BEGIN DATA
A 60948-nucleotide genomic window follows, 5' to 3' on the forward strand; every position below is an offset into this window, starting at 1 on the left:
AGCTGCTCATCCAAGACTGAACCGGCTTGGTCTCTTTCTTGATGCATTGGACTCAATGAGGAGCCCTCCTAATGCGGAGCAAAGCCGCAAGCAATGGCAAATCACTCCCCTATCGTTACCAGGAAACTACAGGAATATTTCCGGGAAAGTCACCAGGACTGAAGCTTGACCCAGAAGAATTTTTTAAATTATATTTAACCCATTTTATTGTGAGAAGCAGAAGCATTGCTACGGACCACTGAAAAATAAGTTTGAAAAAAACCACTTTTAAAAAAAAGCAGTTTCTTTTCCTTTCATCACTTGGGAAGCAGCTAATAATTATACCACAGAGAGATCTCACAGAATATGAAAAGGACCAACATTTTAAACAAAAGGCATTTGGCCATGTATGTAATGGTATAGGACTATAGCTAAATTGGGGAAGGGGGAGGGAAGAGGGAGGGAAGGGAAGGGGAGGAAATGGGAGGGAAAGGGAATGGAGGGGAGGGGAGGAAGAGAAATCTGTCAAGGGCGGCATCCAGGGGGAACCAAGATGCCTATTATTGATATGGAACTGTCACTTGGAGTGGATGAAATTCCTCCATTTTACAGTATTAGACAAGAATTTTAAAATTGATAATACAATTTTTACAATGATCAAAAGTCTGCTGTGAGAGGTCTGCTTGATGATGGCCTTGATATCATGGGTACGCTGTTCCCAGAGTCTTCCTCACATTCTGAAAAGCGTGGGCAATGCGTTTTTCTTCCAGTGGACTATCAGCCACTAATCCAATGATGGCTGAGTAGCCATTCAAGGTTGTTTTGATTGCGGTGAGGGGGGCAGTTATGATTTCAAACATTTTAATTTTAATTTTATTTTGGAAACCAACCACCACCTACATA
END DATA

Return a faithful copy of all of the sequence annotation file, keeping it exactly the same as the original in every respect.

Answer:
A 60948-nucleotide genomic window follows, 5' to 3' on the forward strand; every position below is an offset into this window, starting at 1 on the left:
AGCTGCTCATCCAAGACTGAACCGGCTTGGTCTCTTTCTTGATGCATTGGACTCAATGAGGAGCCCTCCTAATGCGGAGCAAAGCCGCAAGCAATGGCAAATCACTCCCCTATCGTTACCAGGAAACTACAGGAATATTTCCGGGAAAGTCACCAGGACTGAAGCTTGACCCAGAAGAATTTTTTAAATTATATTTAACCCATTTTATTGTGAGAAGCAGAAGCATTGCTACGGACCACTGAAAAATAAGTTTGAAAAAAACCACTTTTAAAAAAAAGCAGTTTCTTTTCCTTTCATCACTTGGGAAGCAGCTAATAATTATACCACAGAGAGATCTCACAGAATATGAAAAGGACCAACATTTTAAACAAAAGGCATTTGGCCATGTATGTAATGGTATAGGACTATAGCTAAATTGGGGAAGGGGGAGGGAAGAGGGAGGGAAGGGAAGGGGAGGAAATGGGAGGGAAAGGGAATGGAGGGGAGGGGAGGAAGAGAAATCTGTCAAGGGCGGCATCCAGGGGGAACCAAGATGCCTATTATTGATATGGAACTGTCACTTGGAGTGGATGAAATTCCTCCATTTTACAGTATTAGACAAGAATTTTAAAATTGATAATACAATTTTTACAATGATCAAAAGTCTGCTGTGAGAGGTCTGCTTGATGATGGCCTTGATATCATGGGTACGCTGTTCCCAGAGTCTTCCTCACATTCTGAAAAGCGTGGGCAATGCGTTTTTCTTCCAGTGGACTATCAGCCACTAATCCAATGATGGCTGAGTAGCCATTCAAGGTTGTTTTGATTGCGGTGAGGGGGGCAGTTATGATTTCAAACATTTTAATTTTAATTTTATTTTGGAAACCAACCACCACCTACATA